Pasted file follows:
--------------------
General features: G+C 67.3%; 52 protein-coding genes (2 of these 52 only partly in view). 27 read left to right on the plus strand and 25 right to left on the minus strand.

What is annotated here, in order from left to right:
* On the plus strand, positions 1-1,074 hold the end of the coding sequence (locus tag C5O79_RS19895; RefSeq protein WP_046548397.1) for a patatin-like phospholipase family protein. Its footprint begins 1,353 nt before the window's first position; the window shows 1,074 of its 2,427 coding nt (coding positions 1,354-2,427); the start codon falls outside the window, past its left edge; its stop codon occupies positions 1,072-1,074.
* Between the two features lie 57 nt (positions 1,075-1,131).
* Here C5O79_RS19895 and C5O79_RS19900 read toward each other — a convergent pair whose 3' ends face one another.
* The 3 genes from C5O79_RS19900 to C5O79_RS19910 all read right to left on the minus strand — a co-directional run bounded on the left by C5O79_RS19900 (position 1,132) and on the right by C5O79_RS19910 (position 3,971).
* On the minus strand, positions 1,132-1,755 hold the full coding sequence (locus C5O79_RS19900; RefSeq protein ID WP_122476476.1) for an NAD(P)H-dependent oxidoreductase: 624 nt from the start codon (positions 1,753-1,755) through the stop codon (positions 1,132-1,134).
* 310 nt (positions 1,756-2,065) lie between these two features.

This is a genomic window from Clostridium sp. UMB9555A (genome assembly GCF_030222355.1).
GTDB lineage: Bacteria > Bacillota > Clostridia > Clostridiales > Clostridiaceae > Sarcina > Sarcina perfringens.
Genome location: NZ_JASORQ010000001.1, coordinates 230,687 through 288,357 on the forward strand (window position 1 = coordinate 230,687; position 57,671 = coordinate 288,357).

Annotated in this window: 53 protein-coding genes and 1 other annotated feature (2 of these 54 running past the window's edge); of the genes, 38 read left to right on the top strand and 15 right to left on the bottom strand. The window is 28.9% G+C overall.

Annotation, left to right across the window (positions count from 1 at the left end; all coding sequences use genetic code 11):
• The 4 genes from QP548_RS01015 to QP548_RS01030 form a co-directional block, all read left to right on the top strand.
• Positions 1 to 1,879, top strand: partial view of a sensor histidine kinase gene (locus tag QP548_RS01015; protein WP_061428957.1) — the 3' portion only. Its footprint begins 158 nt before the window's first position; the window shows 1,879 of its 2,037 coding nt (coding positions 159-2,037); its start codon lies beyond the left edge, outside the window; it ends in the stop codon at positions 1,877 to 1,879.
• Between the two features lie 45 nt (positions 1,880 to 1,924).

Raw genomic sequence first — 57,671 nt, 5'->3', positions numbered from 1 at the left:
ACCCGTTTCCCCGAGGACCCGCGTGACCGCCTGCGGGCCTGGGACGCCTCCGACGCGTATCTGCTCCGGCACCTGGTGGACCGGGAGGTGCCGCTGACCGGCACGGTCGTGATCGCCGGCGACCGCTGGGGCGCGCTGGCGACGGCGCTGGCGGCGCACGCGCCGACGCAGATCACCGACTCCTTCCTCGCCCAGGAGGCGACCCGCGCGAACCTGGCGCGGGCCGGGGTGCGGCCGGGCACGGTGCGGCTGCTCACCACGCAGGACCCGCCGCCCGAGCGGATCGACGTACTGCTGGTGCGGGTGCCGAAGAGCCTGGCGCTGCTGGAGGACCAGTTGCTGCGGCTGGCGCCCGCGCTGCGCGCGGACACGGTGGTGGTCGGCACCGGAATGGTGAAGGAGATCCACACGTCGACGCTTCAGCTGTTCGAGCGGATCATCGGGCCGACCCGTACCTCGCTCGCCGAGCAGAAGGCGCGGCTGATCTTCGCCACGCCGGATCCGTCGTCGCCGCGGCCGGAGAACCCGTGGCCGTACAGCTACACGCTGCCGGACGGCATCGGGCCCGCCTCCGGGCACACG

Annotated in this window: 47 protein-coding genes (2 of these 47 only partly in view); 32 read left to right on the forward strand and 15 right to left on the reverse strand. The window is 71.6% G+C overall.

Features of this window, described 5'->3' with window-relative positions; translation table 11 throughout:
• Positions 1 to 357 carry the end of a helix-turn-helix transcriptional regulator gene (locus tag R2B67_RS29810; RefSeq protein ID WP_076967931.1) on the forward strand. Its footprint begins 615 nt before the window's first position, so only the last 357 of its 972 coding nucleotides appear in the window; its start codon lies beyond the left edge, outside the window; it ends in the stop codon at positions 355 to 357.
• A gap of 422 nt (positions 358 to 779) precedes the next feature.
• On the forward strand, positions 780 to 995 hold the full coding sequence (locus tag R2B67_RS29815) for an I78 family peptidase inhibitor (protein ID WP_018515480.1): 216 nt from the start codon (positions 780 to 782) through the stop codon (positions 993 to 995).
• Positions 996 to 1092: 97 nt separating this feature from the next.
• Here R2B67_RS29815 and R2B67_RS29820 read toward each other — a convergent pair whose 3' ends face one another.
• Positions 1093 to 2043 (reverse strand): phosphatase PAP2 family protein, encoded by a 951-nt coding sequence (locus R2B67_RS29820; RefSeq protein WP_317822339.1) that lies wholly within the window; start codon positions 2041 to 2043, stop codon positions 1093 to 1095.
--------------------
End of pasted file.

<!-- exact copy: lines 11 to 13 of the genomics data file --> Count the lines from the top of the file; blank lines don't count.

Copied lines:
Genome location: NZ_JASORQ010000001.1, coordinates 230,687 through 288,357 on the forward strand (window position 1 = coordinate 230,687; position 57,671 = coordinate 288,357).

Annotated in this window: 53 protein-coding genes and 1 other annotated feature (2 of these 54 running past the window's edge); of the genes, 38 read left to right on the top strand and 15 right to left on the bottom strand. The window is 28.9% G+C overall.

Annotation, left to right across the window (positions count from 1 at the left end; all coding sequences use genetic code 11):